"We're talking about hundreds of billions of dollars, but remember this is not an expenditure, this is money that is being used to purchase illiquid mortgage assets that are very difficult to value," Paulson said on NBC's "Meet the Press."

"They will be held [by the Treasury] and they will be resold at some time. And so we can't determine what the cost is today," Paulson said. "That's going to be based on how quickly the economy recovers, what happens in the mortgage market."

First Published: September 21, 2008: 10:34 AM EDT
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Old 09-21-2008, 06:28 PM   #2
Soul Sequence
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Join Date: Sep 2008
Location: Windsor, Ontario
Posts: 175
Default Mad as hell - taxpayers lash out


We asked you what you had to say about the bailout, and we heard you loud and clear: 'No way!'
By David Goldman, CNNMoney.com staff writer
September 21, 2008: 2:08 PM EDT
NEW YORK (CNNMoney.com) -- "NO NO NO. Not just no, but HELL NO," writes Richard, a reader from Anchorage, Alaska.

"This is robbery pure and simple," Anna from Denver posted on CNNMoney.com's TalkBack blog this weekend.

"It's our money! Let these companies die," added Claudio from Plainville, Conn.

When asked what they thought of the government's proposal to bail out the financial industry by purchasing $700 billion of troubled mortgage assets, most readers gave an overwhelming thumbs down.

"I'm tired of rewarding institutions and people for the bad decisions they have made," said Dean from Madison, Wis. "Sure, it will hurt tax payers if/when some of these institutions fail, but perhaps we need to let that happen. We do not need more big government involved in our lives. Enough is enough."

Don't hand me the tab
Readers focused most of their indignation on having to foot the bill for irresponsible lenders and borrowers.

"Companies, like individuals, should be held responsible for their decisions," wrote Jorge from El Paso, Texas. "This buyout does not address the other problems in the pipeline such as personal credit default and market slowdowns in most industries. No new jobs will be created."

Paul from Portsmouth, N.H., said banks are getting the soft treatment when taxpayers are suffering.

"It is time for the financial institutions of this country to be called to the mat. We should be expecting and demanding responsible and ethical business practice, not rewarding it at the expense of taxpayers."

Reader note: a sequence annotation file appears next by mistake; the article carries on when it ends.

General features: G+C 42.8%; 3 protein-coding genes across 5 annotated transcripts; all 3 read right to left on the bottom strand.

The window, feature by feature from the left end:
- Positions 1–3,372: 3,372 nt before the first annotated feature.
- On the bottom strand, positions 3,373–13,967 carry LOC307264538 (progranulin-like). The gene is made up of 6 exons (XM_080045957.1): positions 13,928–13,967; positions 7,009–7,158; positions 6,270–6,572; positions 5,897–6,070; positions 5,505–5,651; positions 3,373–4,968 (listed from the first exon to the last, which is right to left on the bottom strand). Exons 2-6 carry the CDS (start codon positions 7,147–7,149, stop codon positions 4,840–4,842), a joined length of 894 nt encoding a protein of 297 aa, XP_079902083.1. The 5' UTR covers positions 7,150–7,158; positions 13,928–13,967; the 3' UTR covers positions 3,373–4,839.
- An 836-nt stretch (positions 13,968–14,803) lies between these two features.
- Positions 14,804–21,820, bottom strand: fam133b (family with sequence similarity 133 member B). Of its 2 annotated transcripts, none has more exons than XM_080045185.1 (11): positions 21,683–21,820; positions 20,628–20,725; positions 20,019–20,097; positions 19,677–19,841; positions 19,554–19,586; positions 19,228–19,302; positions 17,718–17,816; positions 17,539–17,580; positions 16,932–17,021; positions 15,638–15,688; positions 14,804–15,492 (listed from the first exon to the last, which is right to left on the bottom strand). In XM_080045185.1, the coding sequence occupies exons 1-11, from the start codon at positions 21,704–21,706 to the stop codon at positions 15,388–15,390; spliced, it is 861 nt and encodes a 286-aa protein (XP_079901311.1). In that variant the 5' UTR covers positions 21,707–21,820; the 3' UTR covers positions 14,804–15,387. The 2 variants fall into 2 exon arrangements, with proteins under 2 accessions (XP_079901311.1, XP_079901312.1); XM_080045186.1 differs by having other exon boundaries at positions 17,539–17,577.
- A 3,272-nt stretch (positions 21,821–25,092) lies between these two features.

And John from Springfield, Va., said the government action actually hurts the people it is intended to help.

"The government does not have $700 billion dollars. WE have $700 billion, and it is being taken from us. If this is passed then the next administration and the next will be extracting this one from the people who are supposedly being protected by this bailout."

Where's my bailout?
Other readers wanted to know why the government didn't spend the $700 billion investment on the majority of responsible Americans who are suffering because of the bad bets of the few.

"Why not take the billions and ... make funds available to home owners stuck in the loans these idiots created, marketed and sold," asked Don from Coarsegold Calif. "It will put the money where it should be with the little guy who made a mistake, instead of the big guy who created the problem."

Jordan from Charlestown, Ind. asked why different rules applied to big banks and ordinary investors.

"Once I invested in something and lost money. Maybe I could just change the rules of investing so that my loss turns into a gain? Oh, I forgot only banks can do that!"

Vote these jerks out
Some readers said it was time for the politicians who support the bailout to get the heave-ho come November.

"I will be watching to see which of our representatives vote for this bailout," said R. Kidd in Troy, N.C. "Let the American people see how many we can fire come election time."

And many readers, including Danny from Texas said we should stop typing and start dialing the lawmakers who are prepared to give the OK to the bailout.

"Call your Congressman. Stop blogging, posting comments, and call your Congressman. This is the patriotic thing to do. Let them hear your opinion, show them this is still America and that you will not stand for this!!"

A necessary sacrifice
But not all readers agreed. Some thought the bailout was an unfortunate but necessary move to rescue our financial system from collapse.

For instance, Bill from St. Louis said he changed his mind about the bailout when he realized the consequences of doing nothing.

"I was opposed to the bailout at first, but realized that the scope of this thing is global and so massive that the entire global economy could collapse if nothing was done. ...The priority has to be resolving the present crisis of confidence in our economy. Remember, if Wall Street collapses, Main Street will go with it."

Andy from Chicago said the cost to the taxpayer will not be what the headline number makes it seem.

"This money is not a handout to companies. It's simply giving banks and mortgage companies loans, since the banking system itself is too unstable to raise this kind of capital. And no, the government cannot just use the $700 billion to pay back all the citizens that will be hurt by this. If the companies like AIG fail, the cost will be far far greater than $700 billion. Wake up!!"

Surfta from Brooklyn, N.Y. says the government action is really not a bailout at all.

"It's NOT a bailout. The government is not handing out cash, they actually stand to make a great deal of money out of this, which will trickle down to YOU. First priority should be to try to control and fix the problem, then regulate sufficiently to make sure this NEVER happens again."